On July 21, Meadow Lake RCMP were dispatched to an altercation at a home that resulted in the arrest of a man and charges of assault, resisting arrest and two counts of assaulting on a peace officer.
A separate RCMP investigation was then launched after the altercation was caught on tape between the man and members of the force. The cell phone was seized and it was later discovered the video had been deleted.
This incident, as well as other police investigations into one of their own, are leading to more questions about whether police should be outfitted with body cameras.
It’s a conversation taking place right across the the country and has already happened in the United States.
So where is the Saskatoon Police Service in terms of a decision into getting them?
Supt. Brian Shalovelo says it’s a bit of a wait and see as major centres examine their usefulness.
Already, the service has adopted cameras in cruisers for transparency and accountability. In short, if you get pulled over in Saskatoon – you can and will be filmed.
“All of our patrol vehicles as well as our traffic vehicles have cameras.”
Video and audio is captured both outside on a forward facing dash cam and inside the cruiser – a camera that cannot be shut off at any time once someone’s placed in the back.
There’s also an eye in the sky, the air support unit that captures crimes in progress.
“They tell a story and they tell an unbiased story which I think is very valuable for the public, very valuable for the court system and very valuable for the investigations,” Shalovelo said.
So what’s holding the force back from using body cameras?
“A body camera is one dimensional, obviously it can aid in telling a story but does it tell the whole story?” Shalovelo added.
“I think what we’re really waiting to see from these other agencies – is what the pros and cons are.”
At least three police forces in the country are testing the effectiveness of the technology.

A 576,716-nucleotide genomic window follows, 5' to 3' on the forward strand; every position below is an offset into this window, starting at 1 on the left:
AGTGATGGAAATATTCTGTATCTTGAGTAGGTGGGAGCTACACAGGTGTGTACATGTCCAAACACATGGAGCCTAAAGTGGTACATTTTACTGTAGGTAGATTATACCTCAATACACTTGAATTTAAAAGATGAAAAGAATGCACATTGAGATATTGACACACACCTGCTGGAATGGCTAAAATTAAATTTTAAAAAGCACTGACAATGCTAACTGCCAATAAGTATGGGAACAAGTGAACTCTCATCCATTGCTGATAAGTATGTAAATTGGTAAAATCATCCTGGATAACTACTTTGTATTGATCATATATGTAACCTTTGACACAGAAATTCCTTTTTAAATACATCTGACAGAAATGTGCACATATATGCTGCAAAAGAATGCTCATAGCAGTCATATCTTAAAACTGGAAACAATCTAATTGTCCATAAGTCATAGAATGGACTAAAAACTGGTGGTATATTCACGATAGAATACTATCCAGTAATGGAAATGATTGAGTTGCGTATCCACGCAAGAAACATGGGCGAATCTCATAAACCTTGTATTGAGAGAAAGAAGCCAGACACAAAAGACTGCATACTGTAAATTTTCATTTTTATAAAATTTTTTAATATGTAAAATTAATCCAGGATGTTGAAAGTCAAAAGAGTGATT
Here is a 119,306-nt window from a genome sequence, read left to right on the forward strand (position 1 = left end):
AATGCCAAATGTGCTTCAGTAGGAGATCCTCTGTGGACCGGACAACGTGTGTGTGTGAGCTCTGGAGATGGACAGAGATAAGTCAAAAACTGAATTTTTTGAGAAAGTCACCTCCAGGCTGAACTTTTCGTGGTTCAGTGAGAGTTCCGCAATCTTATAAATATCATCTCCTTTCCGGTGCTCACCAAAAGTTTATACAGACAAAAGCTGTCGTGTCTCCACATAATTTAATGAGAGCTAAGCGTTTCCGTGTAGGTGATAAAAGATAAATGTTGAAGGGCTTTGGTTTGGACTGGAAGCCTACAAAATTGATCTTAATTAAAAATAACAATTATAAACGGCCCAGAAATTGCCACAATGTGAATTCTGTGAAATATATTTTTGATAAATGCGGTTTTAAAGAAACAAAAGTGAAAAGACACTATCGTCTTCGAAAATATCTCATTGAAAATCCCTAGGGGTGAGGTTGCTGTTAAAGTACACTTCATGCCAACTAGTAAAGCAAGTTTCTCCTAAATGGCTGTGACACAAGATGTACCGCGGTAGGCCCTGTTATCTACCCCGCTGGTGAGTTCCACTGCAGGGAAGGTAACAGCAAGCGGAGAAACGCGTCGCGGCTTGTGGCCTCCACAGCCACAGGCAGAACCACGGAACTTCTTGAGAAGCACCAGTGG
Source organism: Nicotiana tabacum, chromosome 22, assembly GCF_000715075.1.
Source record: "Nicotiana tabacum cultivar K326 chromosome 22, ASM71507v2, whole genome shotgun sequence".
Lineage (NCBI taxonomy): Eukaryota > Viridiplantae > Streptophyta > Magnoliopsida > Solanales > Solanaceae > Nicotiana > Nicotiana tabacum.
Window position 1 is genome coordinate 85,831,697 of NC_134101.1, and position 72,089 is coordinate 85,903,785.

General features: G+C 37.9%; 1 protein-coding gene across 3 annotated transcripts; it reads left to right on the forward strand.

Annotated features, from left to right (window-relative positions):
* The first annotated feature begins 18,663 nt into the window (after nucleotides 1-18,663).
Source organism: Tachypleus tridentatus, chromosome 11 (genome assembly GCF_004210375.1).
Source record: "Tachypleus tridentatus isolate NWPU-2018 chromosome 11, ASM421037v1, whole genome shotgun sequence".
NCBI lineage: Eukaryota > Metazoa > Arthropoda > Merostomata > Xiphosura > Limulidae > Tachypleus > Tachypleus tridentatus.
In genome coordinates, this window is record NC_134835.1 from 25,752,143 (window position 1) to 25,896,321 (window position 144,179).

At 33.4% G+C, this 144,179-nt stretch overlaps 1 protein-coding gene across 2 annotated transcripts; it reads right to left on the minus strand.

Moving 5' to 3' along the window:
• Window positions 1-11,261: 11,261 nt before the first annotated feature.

They’re a huge investment but could actually save the justice system money with the number of trials that wouldn’t proceed.
“I think at it’s fundamental level the justice system is trying to get to the truth and the old saying a picture tells 1,000 words – videos are often times the best depiction of what actually occurred,” said defence lawyer Brian Pfefferle.
When it comes to incidents involving law enforcement or not – videos are not the be all end all, but can be a crucial piece of evidence in a case.
“I think it’s important not to rely exclusively on video, you still need to get context and determine what else occurred before or after that’s not depicted on the video,” Pfefferle remarked.
A video means no more going from the memory of an eye witness or their interpretation of what happened.
“I think for some of my clients that are peace officers and for citizens, it provides protection for everybody.”
According to Shalovelo, officers are told to always assume someone is watching them or taking a video because that’s very much the reality of policing in 2017.
“I think the community would be surprised at the level of accountability and checks and balances that we have in the police service.”
Prosecutors review all of their files and defence attorneys get total disclosure for their clients said Shalovelo.
Plus, there is internal accountability for members including an entire process involving using of force – be it a Taser, pepper spray, a baton or physical force.
The biggest concern is not if the cameras would keep police in check, Shalovelo said, but questions are being raised about a person’s right to privacy in sensitive situations like a domestic situation.
“When do third parties within an area have a sense of privacy and what is that right of privacy when the police come into your home and start filming innocent persons that are not involved?”